There have been heated exchanges in the Canadian parliament this week over farts: indeed over usage of the mere word ‘fart’. How much – or little – has changed? Read more >>
On 13 May 1629, Queen Henrietta Maria gave birth to a short-lived prince, who died within hours. Just over a year later, the prayers of both the queen and of her subjects were answered with the delivery of a healthy son, the future Charles II. His older brother, the first Prince Charles, was not forgotten, however. An engraving by William Marshall, produced to celebrate the birth of the surviving heir, depicts both Stuart babes. The living prince sits, chubby-faced, propped up on a bundle of cushions, arranged to resemble a throne. Read more >>
As humans, we spend almost one-third of our lives asleep. Sleep is a biological necessity that nobody can live without and so it is logical to assume that it is a natural impulse that has remained the same throughout history. As I began to read the work of sociologists and human geographers on this subject however, I was struck by how important our material and cultural worlds are in shaping sleep’s value, timing and quality. I was equally struck by how little notice historians have taken of this ubiquitous practice and so attempted to write a history of sleep that focused on its daily practice within English households from c.1650-c.1750. Read more >>
BBC Radio 4 are currently running a series of programmes about the author Daniel Defoe, who is best known for his novels such as Robinson Crusoe (1719). But Defoe was also one of the most important political writers of the later Stuart period. Indeed, thinking about Defoe’s life and career helps us understand the political intrigues and events from his birth on the eve of Charles II’s restoration in 1660 to the death of Queen Anne in 1714. Read more >>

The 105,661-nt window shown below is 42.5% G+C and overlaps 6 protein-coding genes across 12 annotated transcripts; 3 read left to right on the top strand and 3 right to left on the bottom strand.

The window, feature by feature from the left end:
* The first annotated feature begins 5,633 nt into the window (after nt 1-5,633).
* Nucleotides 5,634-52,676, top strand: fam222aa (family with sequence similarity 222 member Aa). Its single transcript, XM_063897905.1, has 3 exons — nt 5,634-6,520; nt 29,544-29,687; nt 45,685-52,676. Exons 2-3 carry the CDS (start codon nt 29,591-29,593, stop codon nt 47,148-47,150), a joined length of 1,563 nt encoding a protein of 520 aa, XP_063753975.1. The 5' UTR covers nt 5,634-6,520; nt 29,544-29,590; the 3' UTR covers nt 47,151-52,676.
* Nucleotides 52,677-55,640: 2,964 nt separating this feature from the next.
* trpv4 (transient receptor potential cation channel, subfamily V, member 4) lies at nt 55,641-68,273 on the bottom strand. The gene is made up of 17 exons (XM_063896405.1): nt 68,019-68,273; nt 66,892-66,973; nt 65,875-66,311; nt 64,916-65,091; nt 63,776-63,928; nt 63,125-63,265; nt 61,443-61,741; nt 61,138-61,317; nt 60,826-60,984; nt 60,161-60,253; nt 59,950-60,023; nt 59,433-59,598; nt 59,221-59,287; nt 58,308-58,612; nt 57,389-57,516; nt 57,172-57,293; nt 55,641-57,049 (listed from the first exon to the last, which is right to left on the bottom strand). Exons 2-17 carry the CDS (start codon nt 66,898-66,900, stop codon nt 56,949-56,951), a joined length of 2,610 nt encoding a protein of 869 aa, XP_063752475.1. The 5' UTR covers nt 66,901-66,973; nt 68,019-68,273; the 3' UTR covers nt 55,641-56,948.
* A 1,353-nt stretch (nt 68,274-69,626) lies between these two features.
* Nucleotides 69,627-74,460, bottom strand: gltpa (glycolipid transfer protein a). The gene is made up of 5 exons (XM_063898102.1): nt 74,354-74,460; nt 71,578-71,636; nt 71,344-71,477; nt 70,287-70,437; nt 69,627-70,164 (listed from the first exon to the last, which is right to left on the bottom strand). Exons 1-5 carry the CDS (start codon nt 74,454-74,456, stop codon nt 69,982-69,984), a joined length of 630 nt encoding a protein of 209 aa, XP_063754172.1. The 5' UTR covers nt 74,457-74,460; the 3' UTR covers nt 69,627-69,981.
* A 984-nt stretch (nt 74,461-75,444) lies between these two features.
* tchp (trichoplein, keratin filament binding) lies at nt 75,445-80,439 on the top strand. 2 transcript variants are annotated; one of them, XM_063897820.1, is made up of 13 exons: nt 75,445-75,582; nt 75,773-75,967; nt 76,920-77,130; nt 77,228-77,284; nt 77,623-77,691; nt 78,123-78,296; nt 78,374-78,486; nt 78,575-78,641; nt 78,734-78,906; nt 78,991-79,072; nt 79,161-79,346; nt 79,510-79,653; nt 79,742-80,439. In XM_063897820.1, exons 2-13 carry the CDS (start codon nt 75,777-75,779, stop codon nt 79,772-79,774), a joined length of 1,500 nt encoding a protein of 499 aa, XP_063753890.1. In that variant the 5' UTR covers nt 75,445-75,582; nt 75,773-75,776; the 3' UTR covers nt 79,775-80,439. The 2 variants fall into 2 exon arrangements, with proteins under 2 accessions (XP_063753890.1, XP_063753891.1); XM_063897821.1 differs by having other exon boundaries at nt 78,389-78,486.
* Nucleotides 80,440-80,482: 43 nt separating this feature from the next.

I saw a production of Hamlet by Shakespeare at the Tobacco Factory in Exeter last week. Actually it was routine stuff, with no particular vision or agenda, but any production of this play will make the audience think. This piece – more a reflection on the play than a review of the production – picks up on two things that were in my mind during the performance. Read more >>
The Huntington Library, San Marino, 20-21 May 2015
This conference explores the dynamics of local, national, and trans-Atlantic political culture with particular reference to political communication. Experts in the field will survey how connections were forged between politics in London and politics in the localities.
Melvyn Bragg’s excellent BBC Radio 4 discussion programme In Our Time concentrates this week on Titus Oates and the Popish Plot. The programme features Mark Knights, Clare Jackson, and Peter Hinds discussing Oates and his scheme. It is well worth listening to, especially if you are studying or interested in the Exclusion Crisis or the Stuart period more generally. You can find the programme online here.
The Stuart era is pivotal in British history. Spanning the years 1603 to 1714, it included the greatest British civil war, two revolutions, and eventually the founding of Great Britain itself. It was also a period of intense cultural and intellectual development: Shakespeare was a Stuart for half of his working life; others to shape this century include Milton, Hobbes, Locke and Behn. Read more >>
The Stuart Successions Database is the central, open-access output from a four-year research project funded by the Arts and Humanities Research Council. Led by researchers from the universities of Exeter and Oxford, The Stuart Successions Project aimed to identify and interpret the wealth of material published in response to each of the six Stuart successions: i.e. those of James VI and I (1603), Charles I (1625), Charles II (1660), James II (1685), William III and Mary II (1688-89), and Anne (1702). In the interests of establishing a more complete picture of the period, the project also covered the accessions to the role of Lord Protector of Oliver Cromwell (1653) and his son Richard (1658). Read more >>
Mike Bartlett’s recent play King Charles III, nominated for six Olivier awards, opens and concludes with a royal succession. The plot is a prophecy about Prince Charles’ future kingship, in which Charles uses dormant royal powers to stop Parliament passing legislation he disagrees with, and so sparks a revolution. Revolution is probably not at stake in today’s Supreme Court decision to release the real Prince Charles’ ‘black spider memos‘. But these letters will bring the Prince’s political leanings under scrutiny. Read more >>